The solution proposed by the other giant is Intel Trust Authority and is based on a similar philosophy: “An open, developer-focused ecosystem to ensure that artificial intelligence opportunities are accessible to all.” » “These are tools that streamline the development of secure AI applications and facilitate the investment necessary to maintain and evolve these solutions in order to bring AI everywhere,” according to the company’s technology director.

“If developers are limited in their choice of material (teams) and software (programs), the range of use cases for AI adoption globally will be narrow and likely limited in terms of the social value they are able to deliver,” says Lavender.

Intel’s strategy isn’t just for big companies. He also launched, during the Innovations 2023AI PC Acceleration Program, an initiative designed to accelerate the pace of development of artificial intelligence in personal computers (PCs).

The program aims to connect independent suppliers of material and of software with Intel resources, including AI tools, co-engineering, teams, design resources, technical expertise and commercialization opportunities. “These resources will help accelerate new use cases and connect the industry in general to AI solutions,” defends the company. Program partners include Adobe, Audacity, BlackMagic, BufferZone, CyberLink, DeepRender, MAGIX, Rewind AI, Skylum, Topaz, VideoCom, Webex, Wondershare Filmora, XSplit and Zoom.

We have a comprehensive set of controls to ensure that, for businesses using Vertex, your data is yours and not anyone else’s. They are not filtered, they are not shared with anyone, not even with Google

Thomas Kurian, head of Google Cloud

Google has developed specific protection systems for Gemini, its latest artificial intelligence model, for aspects such as the protection of personal data that the new standard will require. “We have a comprehensive set of controls to ensure that, for businesses using Vertex AI, your data is yours and not anyone else’s. They are not disclosed, they are not shared with anyone, not even Google. Vertex offers a long set of compliance and auditing controls and capabilities,” explains Thomas Kurian, Director of Google Cloud in the Gemini developer tools overview.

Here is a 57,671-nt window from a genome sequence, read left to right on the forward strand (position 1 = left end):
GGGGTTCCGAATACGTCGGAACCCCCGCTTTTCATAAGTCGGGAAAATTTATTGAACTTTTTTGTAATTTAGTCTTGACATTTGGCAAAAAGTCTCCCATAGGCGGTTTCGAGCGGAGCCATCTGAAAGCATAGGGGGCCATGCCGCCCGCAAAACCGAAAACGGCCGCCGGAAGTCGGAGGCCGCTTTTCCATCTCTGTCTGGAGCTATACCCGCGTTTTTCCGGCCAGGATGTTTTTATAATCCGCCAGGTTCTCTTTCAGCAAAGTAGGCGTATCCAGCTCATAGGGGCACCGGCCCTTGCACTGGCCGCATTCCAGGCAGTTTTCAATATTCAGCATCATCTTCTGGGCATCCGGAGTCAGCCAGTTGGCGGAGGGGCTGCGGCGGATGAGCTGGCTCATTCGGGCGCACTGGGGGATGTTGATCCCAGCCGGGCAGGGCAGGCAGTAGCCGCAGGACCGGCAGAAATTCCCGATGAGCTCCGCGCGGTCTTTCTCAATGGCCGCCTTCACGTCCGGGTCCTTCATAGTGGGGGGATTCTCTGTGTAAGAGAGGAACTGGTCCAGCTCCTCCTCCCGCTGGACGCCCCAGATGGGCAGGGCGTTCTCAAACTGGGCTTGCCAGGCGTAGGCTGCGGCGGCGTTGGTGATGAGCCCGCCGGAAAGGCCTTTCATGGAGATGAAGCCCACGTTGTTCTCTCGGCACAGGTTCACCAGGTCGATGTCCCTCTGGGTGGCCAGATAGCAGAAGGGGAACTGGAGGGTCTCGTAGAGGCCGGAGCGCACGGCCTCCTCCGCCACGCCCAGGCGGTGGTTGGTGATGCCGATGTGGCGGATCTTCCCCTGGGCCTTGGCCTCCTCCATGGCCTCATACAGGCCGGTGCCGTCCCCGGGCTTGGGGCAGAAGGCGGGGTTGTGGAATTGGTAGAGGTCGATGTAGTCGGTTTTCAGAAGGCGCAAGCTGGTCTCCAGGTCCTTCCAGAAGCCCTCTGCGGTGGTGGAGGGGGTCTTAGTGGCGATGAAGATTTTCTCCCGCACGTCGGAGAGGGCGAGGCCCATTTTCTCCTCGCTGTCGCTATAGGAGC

One of the biggest challenges lies in biases, deficiencies in algorithms that can spread throughout the artificial intelligence system, underestimating the complexity of humans. In this sense, two articles by researchers from Sony and Meta presented at the International Conference on Computer Vision (ICCV for its acronym in English), they propose ways to measure bias to check the diversity of data which is used not only to make decisions but also to train machines.

William Thong, AI ethics researcher at Sony, explains in MIT Technology Review about their proposal: “It is used to measure bias in computer systems, for example by comparing the accuracy of AI models for light and dark skinned people. »

Sony’s tool expanded the scale of computer-recognizable skin tones to examine not only whether it is light or dark, but also the shades of different colors.

To streamline bias assessments, Meta also developed the tool Fairness in Computer Vision Assessment (FACET). According to Laura Gustafson, an AI researcher at the company, the system is based on 32,000 human images labeled by people based on 13 perceptible parameters, such as age (young or old), skin tone, gender , hair color and texture, among others. . others. Meta put his data available for free online to help researchers.

Widespread and uncontrolled use

The importance of caution is highlighted by a recent report of the security company Kaspersky carried out among Spanish managers and which reveals that 96% of those questioned in Spain admit to regular use of generative artificial intelligence among their employees without measures to avoid its risks in almost half of the entities (45 %). According to another study from the same company, 25% of those using generative AI are unaware that it can store information such as the user’s IP address, browser type and settings, as well as data on the functions they use. most used.

“Generative AI systems are clearly growing and the longer they operate unchecked, the more difficult it will be to protect certain areas of the enterprise,” warns David Emm, senior security analyst at Kaspersky.